This post was originally written by John Weeren (2001) as an FAQ page on our old website. It has been revised and expanded here by Spencer Shen ’16 as part of the launch of our new website.

This Week in Princeton History for July 20-26

In this week’s installment of our ongoing series bringing you the history of Princeton University and its faculty, students, and alumni, a beloved staff member dies, the opening of a new recreational center for military personnel on campus is announced, and more.

July 20, 1899—The Peary Relief Expedition arrives in the port of North Sydney, Nova Scotia with several Princeton professors on board. Their boat, the Diana, carries supplies for Robert Peary, who is exploring Greenland in his quest to reach the North Pole. The professors take the opportunity to conduct scientific research in the Arctic along the way.

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The Diana in port, July 20, 1899. Princeton Scientific Expeditions Collection (AC012), Box 9.

July 22, 1902—James Johnson, an escaped slave who became known as the “students’ friend” during his long sojourn working at Princeton, dies at the age of 87.

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James Johnson in the 1894 Bric-a-Brac.

July 23, 1797—In a letter to his ward and stepgrandson, George Washington Parke Custis, College of New Jersey (Princeton) Class of 1799, George Washington observes that “no college has turned out better scholars or more estimable characters than Nassau.”

July 26, 1943—In cooperation with the USO, the University announces the opening of a new recreation center in Murray-Dodge Hall for military personnel assigned to Princeton.

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Soldiers walking by Murray-Dodge Hall, ca. 1943. Historical Photograph Collection, Campus Life Series (AC112), Box MP208, Image No. 5495.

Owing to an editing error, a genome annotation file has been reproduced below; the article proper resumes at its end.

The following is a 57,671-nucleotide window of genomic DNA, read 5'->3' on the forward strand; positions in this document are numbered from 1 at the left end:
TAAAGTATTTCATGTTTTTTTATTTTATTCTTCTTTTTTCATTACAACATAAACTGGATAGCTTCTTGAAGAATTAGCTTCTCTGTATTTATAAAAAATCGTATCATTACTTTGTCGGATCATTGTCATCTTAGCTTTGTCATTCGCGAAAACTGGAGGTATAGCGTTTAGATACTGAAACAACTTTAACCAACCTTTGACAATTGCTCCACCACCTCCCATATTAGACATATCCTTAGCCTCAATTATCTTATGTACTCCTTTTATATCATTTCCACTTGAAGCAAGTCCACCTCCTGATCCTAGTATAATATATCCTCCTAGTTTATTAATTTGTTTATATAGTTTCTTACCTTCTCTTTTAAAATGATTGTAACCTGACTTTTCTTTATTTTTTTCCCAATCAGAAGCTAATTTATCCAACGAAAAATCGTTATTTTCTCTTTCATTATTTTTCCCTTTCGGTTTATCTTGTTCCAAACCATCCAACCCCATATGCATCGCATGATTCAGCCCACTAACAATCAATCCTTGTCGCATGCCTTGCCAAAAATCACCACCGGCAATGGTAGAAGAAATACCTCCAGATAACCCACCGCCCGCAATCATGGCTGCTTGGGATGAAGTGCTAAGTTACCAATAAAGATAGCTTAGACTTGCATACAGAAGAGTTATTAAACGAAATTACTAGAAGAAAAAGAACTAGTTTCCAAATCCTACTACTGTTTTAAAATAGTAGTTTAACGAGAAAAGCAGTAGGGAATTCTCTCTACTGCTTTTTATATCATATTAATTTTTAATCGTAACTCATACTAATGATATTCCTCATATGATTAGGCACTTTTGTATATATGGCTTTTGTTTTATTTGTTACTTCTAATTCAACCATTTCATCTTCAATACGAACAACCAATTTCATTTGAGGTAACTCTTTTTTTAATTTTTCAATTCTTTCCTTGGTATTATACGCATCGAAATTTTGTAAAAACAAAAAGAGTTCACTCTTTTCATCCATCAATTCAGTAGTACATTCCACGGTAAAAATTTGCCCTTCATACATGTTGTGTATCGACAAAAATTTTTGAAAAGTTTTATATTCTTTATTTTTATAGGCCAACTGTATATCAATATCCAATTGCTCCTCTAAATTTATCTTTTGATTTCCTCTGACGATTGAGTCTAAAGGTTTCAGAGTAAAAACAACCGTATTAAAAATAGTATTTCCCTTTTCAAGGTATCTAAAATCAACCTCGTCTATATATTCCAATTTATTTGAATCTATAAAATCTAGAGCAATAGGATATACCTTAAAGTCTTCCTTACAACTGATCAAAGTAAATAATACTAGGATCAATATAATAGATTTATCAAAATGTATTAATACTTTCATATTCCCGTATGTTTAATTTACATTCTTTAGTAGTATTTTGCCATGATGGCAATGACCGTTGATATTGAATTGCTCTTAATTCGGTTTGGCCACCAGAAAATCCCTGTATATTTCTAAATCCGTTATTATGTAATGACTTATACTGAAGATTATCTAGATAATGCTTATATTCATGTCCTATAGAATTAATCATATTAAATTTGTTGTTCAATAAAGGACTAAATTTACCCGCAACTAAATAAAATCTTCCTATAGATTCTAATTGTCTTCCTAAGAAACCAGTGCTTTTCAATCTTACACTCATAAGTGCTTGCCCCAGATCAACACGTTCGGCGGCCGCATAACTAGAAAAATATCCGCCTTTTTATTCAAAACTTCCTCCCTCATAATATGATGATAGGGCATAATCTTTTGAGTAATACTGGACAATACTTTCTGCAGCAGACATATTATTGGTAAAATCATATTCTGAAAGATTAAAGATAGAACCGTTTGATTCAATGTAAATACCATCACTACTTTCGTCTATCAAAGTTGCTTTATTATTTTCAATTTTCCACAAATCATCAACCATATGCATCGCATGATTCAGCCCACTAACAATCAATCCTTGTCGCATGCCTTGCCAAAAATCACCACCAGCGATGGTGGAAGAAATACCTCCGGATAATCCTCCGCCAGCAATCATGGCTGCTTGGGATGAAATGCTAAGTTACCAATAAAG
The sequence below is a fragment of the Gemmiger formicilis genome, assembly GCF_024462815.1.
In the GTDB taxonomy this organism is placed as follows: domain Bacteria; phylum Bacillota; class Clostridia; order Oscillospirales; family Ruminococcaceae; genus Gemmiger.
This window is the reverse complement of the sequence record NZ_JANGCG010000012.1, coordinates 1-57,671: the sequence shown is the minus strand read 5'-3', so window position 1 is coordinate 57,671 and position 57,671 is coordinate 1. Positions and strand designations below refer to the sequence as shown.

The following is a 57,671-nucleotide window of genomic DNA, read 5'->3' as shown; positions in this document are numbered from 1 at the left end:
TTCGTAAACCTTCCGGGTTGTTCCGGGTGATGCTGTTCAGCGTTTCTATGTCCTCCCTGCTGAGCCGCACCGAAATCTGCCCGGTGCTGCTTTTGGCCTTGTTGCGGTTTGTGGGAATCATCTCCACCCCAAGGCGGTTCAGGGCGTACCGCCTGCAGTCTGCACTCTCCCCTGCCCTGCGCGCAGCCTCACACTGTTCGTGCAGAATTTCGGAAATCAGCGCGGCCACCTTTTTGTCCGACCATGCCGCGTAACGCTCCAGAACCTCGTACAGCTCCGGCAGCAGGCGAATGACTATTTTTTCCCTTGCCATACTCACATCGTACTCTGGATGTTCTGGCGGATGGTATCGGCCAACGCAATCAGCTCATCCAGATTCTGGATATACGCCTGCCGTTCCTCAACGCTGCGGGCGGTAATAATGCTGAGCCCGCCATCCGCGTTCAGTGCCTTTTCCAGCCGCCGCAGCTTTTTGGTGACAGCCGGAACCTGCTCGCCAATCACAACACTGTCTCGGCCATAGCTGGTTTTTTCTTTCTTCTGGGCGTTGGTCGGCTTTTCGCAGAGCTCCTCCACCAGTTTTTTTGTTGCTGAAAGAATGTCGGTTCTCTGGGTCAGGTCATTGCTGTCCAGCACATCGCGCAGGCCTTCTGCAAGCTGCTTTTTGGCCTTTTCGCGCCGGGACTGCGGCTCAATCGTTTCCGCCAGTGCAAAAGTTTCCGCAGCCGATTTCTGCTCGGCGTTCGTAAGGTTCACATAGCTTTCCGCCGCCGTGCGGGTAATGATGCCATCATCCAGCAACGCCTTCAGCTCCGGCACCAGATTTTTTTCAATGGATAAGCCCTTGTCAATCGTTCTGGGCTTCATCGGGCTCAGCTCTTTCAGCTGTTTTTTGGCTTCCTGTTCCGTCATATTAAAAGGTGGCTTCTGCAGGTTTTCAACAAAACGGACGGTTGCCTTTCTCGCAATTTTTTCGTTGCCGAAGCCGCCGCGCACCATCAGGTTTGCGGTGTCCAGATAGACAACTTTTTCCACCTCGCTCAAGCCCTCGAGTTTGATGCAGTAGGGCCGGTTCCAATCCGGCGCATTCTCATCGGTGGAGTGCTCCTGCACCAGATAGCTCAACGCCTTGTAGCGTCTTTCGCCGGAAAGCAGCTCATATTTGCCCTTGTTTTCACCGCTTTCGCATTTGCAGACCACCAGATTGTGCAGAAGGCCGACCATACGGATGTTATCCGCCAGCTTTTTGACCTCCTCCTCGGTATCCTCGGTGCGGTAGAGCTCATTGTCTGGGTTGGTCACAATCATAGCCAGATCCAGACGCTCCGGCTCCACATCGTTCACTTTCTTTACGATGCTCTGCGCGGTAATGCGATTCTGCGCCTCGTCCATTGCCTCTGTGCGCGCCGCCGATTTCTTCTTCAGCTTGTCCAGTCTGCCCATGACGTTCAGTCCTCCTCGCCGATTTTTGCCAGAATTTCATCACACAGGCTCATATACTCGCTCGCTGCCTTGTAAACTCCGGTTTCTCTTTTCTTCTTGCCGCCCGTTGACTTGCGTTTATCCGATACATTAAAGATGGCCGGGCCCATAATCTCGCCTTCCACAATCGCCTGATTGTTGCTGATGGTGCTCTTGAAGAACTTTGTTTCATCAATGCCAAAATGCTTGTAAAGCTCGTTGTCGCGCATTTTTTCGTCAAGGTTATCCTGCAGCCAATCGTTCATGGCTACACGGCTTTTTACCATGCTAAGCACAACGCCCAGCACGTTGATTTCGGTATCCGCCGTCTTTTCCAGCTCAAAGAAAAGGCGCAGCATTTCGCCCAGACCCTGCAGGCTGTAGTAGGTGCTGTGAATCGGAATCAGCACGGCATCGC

For last week’s installment in this series, click here.

Fact check: We always strive for accuracy, but if you believe you see an error, please contact us.

This Week in Princeton History for July 13-19

In this week’s installment of our ongoing series bringing you the history of Princeton University and its faculty, students, and alumni, the first African American head coach in the Ivy League is hired, a professor climbs a mountain, and more.

July 13, 1770—Students are outraged by a “Letter from the Merchants in New York to the Committee of Merchants in Philadelphia,” which they have somehow intercepted. The letter outlines the intent of the New York merchants to abandon a nonimportation agreement within the colonies. In response, the students process in front of Nassau Hall and burn the letter “with hearty Wishes, that the Names of all Promoters of such a daring Breach of Faith, may be blasted in the Eyes of every Lover of Liberty, and their Names handed down to Posterity, as Betrayers of their Country.”

July 14, 1970—Larry Ellis is named head coach of track and cross country at Princeton University, becoming the first African American head coach in the Ivy League. He will later coach at the 1984 Olympic Games.

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Larry Ellis (far left, middle row) with the 1981 Princeton University cross country team. Office of Communications Records (AC168), Box 168.

July 16, 1799—Three students are brought before the faculty on charges of “a violation of those Laws of the College which forbid the carrying of firearms.” They write a letter of apology and are permitted to continue their studies.

July 17, 1877—Princeton professor William Libbey makes the first recorded ascent of Mount Princeton near Nathrop, Colorado.

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Mount Princeton, undated. Princeton Alumni Weekly Photograph Collection (AC126), Box 27.

For last week’s installment in this series, click here.

Fact check: We always strive for accuracy, but if you believe you see an error, please contact us.